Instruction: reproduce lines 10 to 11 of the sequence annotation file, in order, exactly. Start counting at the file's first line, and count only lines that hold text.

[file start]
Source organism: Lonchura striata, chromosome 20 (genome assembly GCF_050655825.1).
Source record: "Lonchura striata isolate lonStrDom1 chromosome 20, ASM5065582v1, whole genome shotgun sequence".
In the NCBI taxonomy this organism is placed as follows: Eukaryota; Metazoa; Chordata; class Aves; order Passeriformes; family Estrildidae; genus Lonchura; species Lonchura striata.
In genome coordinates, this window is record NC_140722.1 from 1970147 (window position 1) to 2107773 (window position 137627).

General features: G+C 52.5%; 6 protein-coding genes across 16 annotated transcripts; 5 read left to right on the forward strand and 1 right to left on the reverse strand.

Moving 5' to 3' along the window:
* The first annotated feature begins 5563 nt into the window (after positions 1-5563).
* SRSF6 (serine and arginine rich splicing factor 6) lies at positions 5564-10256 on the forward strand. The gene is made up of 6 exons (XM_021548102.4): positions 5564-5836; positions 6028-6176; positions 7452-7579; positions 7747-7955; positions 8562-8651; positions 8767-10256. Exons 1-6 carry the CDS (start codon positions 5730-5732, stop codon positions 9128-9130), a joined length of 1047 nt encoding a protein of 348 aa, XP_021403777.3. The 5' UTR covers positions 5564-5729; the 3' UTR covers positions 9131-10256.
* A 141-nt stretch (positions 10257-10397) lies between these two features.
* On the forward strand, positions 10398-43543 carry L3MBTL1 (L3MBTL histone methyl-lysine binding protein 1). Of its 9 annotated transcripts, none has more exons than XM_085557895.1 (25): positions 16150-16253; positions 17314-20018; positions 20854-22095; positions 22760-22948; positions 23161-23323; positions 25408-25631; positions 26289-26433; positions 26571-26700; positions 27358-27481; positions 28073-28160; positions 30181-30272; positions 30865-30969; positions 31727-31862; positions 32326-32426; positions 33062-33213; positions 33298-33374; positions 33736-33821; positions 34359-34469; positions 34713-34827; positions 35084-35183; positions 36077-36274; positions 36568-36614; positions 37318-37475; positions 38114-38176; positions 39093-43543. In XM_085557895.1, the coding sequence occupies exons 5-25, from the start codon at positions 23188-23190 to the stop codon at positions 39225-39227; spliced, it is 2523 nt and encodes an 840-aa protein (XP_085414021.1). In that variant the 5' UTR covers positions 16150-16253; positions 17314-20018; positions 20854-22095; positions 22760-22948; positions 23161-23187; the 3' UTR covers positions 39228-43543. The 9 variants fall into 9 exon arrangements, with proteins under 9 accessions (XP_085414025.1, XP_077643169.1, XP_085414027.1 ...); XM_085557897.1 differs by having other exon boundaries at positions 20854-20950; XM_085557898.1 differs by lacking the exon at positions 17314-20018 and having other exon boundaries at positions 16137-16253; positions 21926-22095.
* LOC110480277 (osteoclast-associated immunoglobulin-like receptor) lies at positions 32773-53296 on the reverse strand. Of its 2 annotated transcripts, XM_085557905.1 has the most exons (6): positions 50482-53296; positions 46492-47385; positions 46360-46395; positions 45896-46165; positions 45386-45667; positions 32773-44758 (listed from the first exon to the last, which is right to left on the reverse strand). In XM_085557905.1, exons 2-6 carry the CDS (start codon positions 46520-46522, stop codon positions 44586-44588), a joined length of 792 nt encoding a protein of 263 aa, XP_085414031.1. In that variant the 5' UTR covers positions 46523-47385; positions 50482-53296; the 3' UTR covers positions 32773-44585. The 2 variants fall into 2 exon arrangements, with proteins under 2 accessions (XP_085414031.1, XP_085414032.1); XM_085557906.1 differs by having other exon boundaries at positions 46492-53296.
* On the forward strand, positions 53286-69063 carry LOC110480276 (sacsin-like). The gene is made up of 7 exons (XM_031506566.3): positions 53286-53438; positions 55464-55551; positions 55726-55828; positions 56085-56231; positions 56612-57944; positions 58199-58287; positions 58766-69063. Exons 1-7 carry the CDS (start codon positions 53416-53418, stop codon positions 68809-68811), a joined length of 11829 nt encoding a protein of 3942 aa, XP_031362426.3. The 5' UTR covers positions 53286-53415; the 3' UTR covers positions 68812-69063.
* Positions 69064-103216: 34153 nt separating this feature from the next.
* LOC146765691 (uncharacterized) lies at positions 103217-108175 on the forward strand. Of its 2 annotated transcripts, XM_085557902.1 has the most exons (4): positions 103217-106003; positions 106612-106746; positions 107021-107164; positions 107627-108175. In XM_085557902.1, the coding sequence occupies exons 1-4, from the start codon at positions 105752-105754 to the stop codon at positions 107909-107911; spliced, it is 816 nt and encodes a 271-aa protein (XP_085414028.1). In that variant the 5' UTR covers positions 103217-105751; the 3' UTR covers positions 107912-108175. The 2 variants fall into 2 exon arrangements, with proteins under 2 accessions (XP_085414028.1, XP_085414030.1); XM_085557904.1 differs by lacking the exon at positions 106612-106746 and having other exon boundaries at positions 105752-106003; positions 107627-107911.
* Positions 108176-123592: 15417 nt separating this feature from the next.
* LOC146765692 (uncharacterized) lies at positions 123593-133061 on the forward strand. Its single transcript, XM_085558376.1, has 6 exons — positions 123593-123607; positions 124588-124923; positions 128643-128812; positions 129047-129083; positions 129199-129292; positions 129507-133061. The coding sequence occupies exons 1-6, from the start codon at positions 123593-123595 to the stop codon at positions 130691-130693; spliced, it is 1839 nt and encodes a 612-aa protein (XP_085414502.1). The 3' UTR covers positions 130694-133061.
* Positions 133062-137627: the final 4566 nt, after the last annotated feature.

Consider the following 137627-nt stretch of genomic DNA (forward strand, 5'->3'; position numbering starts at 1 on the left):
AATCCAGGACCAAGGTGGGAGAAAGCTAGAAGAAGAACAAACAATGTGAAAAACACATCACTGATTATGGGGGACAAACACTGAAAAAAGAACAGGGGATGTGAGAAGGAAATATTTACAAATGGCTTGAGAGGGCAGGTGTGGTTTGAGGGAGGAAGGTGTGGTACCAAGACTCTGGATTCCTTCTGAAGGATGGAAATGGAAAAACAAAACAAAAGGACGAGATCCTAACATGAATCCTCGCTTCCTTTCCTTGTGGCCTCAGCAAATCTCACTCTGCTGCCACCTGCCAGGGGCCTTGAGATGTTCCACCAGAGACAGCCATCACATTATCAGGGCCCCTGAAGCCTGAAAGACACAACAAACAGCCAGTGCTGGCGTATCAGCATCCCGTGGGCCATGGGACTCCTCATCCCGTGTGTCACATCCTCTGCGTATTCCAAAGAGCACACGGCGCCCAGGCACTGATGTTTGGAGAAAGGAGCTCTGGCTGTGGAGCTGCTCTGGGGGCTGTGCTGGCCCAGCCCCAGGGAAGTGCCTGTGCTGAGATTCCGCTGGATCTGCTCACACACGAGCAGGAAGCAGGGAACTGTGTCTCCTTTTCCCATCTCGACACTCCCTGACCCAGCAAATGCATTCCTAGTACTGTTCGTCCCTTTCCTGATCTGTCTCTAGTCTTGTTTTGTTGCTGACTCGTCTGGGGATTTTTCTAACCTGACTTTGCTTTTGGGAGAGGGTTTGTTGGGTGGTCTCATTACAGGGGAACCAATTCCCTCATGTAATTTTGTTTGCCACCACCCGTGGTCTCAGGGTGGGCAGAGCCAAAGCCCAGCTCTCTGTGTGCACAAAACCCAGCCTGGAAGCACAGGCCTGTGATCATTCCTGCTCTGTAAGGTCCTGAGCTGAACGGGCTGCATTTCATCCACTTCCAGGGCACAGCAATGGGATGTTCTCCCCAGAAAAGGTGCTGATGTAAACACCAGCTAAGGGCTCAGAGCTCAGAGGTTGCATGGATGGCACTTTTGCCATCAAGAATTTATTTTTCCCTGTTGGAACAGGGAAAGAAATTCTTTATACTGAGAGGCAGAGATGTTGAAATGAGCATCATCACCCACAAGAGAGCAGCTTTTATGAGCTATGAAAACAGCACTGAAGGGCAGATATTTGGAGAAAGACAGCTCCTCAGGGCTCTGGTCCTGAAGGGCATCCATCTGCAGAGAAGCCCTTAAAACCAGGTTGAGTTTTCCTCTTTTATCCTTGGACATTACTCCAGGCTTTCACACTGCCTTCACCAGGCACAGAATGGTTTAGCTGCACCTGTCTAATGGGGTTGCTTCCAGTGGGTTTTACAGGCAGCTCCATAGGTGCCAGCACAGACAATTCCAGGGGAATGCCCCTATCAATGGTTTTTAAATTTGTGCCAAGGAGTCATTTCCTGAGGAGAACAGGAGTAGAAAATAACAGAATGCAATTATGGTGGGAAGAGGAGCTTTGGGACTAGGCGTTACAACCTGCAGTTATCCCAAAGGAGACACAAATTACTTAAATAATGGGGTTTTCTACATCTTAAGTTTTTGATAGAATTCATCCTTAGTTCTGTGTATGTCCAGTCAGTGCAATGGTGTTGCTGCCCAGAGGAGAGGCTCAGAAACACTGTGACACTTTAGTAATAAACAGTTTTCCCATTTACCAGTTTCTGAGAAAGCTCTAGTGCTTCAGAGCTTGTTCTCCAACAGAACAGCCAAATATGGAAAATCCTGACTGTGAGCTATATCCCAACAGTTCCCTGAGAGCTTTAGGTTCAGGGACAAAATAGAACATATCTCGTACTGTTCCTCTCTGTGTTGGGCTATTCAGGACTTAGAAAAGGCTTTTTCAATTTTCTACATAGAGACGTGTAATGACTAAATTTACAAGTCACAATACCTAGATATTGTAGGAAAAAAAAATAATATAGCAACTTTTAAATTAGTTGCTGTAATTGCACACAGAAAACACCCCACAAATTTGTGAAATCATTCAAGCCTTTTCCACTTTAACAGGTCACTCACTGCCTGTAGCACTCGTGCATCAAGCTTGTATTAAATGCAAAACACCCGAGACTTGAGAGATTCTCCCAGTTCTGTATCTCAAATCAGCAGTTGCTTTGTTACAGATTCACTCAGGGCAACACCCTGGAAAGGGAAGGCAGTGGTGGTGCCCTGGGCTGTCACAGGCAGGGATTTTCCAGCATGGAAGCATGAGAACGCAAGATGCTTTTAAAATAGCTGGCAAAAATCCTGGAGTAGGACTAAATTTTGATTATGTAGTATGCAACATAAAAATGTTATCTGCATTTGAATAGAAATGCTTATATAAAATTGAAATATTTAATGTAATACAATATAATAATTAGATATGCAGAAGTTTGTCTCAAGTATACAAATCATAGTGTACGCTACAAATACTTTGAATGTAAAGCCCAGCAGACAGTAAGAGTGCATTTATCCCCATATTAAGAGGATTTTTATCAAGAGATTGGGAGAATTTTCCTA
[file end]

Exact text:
* On the forward strand, positions 10398-43543 carry L3MBTL1 (L3MBTL histone methyl-lysine binding protein 1). Of its 9 annotated transcripts, none has more exons than XM_085557895.1 (25): positions 16150-16253; positions 17314-20018; positions 20854-22095; positions 22760-22948; positions 23161-23323; positions 25408-25631; positions 26289-26433; positions 26571-26700; positions 27358-27481; positions 28073-28160; positions 30181-30272; positions 30865-30969; positions 31727-31862; positions 32326-32426; positions 33062-33213; positions 33298-33374; positions 33736-33821; positions 34359-34469; positions 34713-34827; positions 35084-35183; positions 36077-36274; positions 36568-36614; positions 37318-37475; positions 38114-38176; positions 39093-43543. In XM_085557895.1, the coding sequence occupies exons 5-25, from the start codon at positions 23188-23190 to the stop codon at positions 39225-39227; spliced, it is 2523 nt and encodes an 840-aa protein (XP_085414021.1). In that variant the 5' UTR covers positions 16150-16253; positions 17314-20018; positions 20854-22095; positions 22760-22948; positions 23161-23187; the 3' UTR covers positions 39228-43543. The 9 variants fall into 9 exon arrangements, with proteins under 9 accessions (XP_085414025.1, XP_077643169.1, XP_085414027.1 ...); XM_085557897.1 differs by having other exon boundaries at positions 20854-20950; XM_085557898.1 differs by lacking the exon at positions 17314-20018 and having other exon boundaries at positions 16137-16253; positions 21926-22095.
* LOC110480277 (osteoclast-associated immunoglobulin-like receptor) lies at positions 32773-53296 on the reverse strand. Of its 2 annotated transcripts, XM_085557905.1 has the most exons (6): positions 50482-53296; positions 46492-47385; positions 46360-46395; positions 45896-46165; positions 45386-45667; positions 32773-44758 (listed from the first exon to the last, which is right to left on the reverse strand). In XM_085557905.1, exons 2-6 carry the CDS (start codon positions 46520-46522, stop codon positions 44586-44588), a joined length of 792 nt encoding a protein of 263 aa, XP_085414031.1. In that variant the 5' UTR covers positions 46523-47385; positions 50482-53296; the 3' UTR covers positions 32773-44585. The 2 variants fall into 2 exon arrangements, with proteins under 2 accessions (XP_085414031.1, XP_085414032.1); XM_085557906.1 differs by having other exon boundaries at positions 46492-53296.